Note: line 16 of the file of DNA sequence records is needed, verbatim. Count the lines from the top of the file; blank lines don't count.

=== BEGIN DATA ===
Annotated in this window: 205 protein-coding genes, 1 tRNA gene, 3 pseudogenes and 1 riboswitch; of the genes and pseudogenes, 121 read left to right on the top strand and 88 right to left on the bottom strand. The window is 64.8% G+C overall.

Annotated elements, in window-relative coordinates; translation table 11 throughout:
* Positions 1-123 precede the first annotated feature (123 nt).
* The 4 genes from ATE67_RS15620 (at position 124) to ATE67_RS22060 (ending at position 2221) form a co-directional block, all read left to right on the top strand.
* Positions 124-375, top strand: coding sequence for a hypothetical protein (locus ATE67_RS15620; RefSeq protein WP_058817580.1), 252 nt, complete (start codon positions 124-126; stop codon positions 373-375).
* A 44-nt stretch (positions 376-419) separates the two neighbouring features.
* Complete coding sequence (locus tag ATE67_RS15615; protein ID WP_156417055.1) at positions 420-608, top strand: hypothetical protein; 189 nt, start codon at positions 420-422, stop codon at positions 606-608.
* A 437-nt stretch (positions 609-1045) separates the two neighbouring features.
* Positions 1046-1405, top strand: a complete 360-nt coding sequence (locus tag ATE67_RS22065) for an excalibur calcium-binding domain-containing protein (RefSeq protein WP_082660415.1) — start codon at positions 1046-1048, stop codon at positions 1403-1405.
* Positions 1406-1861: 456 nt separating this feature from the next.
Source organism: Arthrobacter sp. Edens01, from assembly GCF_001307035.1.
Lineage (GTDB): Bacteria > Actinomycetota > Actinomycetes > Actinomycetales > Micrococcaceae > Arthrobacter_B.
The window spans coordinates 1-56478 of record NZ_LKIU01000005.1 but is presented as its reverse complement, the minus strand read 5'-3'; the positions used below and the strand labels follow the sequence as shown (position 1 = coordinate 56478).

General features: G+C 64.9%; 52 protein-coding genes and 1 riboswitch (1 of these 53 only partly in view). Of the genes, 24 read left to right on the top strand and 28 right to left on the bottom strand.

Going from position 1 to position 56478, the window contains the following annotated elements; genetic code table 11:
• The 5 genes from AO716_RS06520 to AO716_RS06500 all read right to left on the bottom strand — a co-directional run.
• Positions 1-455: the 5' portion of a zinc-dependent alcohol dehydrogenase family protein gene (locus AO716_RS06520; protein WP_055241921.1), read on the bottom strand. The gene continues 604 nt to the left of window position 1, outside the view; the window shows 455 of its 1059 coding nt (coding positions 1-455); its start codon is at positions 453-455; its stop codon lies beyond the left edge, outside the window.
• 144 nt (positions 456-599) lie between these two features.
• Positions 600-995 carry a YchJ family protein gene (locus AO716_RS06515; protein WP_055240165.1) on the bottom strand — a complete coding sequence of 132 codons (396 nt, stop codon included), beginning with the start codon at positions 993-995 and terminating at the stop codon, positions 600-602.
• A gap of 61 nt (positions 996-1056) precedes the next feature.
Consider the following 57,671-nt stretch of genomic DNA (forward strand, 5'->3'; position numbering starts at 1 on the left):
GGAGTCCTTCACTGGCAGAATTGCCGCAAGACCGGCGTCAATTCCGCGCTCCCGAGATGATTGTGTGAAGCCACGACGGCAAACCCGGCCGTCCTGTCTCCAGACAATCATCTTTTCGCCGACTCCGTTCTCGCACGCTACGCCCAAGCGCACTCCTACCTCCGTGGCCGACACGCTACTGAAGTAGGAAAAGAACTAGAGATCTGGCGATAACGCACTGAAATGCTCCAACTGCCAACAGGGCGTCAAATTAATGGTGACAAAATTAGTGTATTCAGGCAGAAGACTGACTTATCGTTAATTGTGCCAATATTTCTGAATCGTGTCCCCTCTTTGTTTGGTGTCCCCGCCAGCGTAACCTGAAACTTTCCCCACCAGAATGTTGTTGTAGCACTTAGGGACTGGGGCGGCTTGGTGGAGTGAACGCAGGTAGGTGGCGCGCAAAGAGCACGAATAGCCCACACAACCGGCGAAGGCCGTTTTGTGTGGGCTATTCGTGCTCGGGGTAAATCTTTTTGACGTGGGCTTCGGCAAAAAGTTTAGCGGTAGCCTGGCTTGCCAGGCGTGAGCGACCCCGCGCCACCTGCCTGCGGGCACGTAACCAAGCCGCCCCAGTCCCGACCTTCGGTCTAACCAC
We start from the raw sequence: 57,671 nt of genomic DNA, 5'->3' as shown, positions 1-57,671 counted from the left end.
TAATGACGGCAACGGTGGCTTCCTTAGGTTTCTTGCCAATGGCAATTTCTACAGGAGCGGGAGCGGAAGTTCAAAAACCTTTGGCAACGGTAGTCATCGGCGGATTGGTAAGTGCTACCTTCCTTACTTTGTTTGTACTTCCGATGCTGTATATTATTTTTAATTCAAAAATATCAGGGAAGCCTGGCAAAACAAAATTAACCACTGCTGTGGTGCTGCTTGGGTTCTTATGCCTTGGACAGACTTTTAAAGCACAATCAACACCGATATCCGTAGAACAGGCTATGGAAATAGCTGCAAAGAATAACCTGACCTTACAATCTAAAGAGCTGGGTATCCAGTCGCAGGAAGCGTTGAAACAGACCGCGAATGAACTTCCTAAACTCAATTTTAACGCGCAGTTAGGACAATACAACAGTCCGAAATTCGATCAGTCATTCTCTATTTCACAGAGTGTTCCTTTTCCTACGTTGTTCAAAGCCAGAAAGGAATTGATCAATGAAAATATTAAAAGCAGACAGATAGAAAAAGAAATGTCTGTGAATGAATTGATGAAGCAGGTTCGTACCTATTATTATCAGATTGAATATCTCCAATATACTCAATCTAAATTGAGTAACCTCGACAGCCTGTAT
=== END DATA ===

• The 5 genes from AO716_RS06520 to AO716_RS06500 all read right to left on the bottom strand — a co-directional run.